This is my story from last years paddle that i did as a relay with Bridgett Saemen. We Finished in 8 hours and 52 mins. March 28th 2010 I will do this paddle ALONE, all in the name of Breast cancer! A feat only 3 men have ever tackled, Laird Hamilton being one of them. I am raising funds for two of my favorite Breast Cancer foundations, The Keep A Breast Foundation and Boarding for Breast Cancer! Please donate to my cause Paddle With Purpose. To learn more about this years solo 39.8 mile paddle that will happen March 28th 2010, why i’m doing it, and foundations i’m raising money for click on the About tab. To read the journal that I wrote after i did the paddle as a relay in 2009, continue reading below.
Catalina Paddle 2009
I’ve done some crazy things throughout my surfing career, launched myself into some pretty big mounds of ocean, searched out some waves in the middle of the ocean, crossed many continents in search of new waves, however, what I did on Sunday March 29th, 2009 was the most physically and mentally grueling thing I have ever done in my life, the challenge, Stand Up Paddle from Catalina Island to Dana Point harbor. Total miles if going in a straight line 39.8. However, the conditions were less than ideal with strong winds from the south blowing us off course and a mix of northwest and south swell added in. The day started at 3 am when I awoke to head down to the Dana Point Harbor. I met up with my teammate Bridget Saeman, her brother and our captain for the day Bryce Saeman, we gave a ride to a fellow SUP racer who was racing on a three-man team and missed his ride the day before. We headed off in the pitch dark towards Catalina at 4 am. After a very rough ride we arrived in Avalon at 6:30 am with just an hour and a half before start time.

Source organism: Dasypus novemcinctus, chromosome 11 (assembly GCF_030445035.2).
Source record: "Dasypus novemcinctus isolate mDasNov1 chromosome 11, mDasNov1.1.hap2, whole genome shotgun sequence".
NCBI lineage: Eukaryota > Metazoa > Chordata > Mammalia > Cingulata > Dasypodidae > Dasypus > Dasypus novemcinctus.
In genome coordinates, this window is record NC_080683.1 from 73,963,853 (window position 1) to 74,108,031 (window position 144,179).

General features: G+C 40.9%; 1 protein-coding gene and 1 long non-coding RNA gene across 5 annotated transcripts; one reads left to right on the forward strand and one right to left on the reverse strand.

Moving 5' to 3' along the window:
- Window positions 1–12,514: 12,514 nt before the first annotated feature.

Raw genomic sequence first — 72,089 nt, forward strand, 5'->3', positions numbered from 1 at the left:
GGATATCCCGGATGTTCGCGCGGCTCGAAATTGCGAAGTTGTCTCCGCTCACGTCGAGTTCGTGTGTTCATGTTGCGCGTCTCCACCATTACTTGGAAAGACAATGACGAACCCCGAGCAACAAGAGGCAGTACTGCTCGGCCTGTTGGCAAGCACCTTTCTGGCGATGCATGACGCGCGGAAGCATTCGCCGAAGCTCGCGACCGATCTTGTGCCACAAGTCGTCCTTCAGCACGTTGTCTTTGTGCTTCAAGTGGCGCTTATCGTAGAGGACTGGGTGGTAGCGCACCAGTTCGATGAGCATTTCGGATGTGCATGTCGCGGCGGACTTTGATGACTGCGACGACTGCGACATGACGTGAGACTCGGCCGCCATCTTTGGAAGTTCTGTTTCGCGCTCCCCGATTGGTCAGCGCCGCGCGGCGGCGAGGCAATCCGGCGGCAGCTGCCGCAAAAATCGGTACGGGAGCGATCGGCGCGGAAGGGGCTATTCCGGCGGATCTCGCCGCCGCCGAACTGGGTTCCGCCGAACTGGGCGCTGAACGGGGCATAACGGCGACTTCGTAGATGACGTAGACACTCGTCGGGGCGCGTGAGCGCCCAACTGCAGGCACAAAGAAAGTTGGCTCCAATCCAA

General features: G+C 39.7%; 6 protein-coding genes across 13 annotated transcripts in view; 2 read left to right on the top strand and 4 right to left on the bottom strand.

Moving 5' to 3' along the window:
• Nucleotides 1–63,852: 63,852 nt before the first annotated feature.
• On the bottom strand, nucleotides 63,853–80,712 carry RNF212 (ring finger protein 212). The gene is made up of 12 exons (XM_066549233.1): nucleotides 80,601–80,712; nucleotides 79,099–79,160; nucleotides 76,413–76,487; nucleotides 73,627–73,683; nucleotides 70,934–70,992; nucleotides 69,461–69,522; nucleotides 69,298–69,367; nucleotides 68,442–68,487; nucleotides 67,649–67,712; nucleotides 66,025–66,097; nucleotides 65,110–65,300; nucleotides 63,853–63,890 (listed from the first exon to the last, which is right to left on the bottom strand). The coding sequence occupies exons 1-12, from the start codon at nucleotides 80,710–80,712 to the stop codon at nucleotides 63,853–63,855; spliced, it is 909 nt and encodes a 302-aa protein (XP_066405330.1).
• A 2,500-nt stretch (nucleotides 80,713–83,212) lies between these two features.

We hadn’t yet registered for the race as we only just found an escort boat two days prior to the race so it was touch and go whether or not we were even going to be able do the race. My nerves were going nuts before the race, as there was at least one other girl team. On our team it was just the two of us on a 14-foot race board. The other girl team was a team of 4 girls on a 18 foot race board. So they had a huge advantage. Bridget and I had worked pretty hard training for this race. Originally I thought we were going to be the only girls team. To date I’m pretty sure there has never been a girl team to ever do this race. So, I was originally doing the race just to be part of the first girl team to ever accomplish this feat. When I found out that there was another girl’s team, I was in it to WIN.
Our strategy was to alternate every 20 minutes. We decided to have Bridget start and I would finish. Bridget got off to a great start putting some distance between us and the other girl team and even took the lead on some of the guy teams. As we got going we continued to break far away from the other team. Once we got away from the protection of the island, the south winds really started to kick in. The only thing I could focus on throughout the race was 20 min. It was the longest 20 minuets while trying to sprint every time I was in the water, even though my body was telling me otherwise. And it was the shortest 20 minutes when it was my turn to rest on the boat. My brain couldn’t quite wrap itself around the distance or the total amount of time we’d be paddling or else I would freak out. At one point in the race I had a bit of a meltdown. When I could no longer see land behind me, could not yet see land in front of me, and the wind was blowing so hard I could only paddle on my left side and I still felt like I was going to end up in Long Beach. Our captain, Bridget’s brother Bryce kept reassuring me that I was on course. However, my mind was having a meltdown. At one point I got in the boat after we switched off and I threw my paddle. I was also really out of it as it was really hard to eat and keep my body fueled property. Food made me feel like I wanted to vomit; only I knew that if I didn’t fuel my body I would be in really bad shape.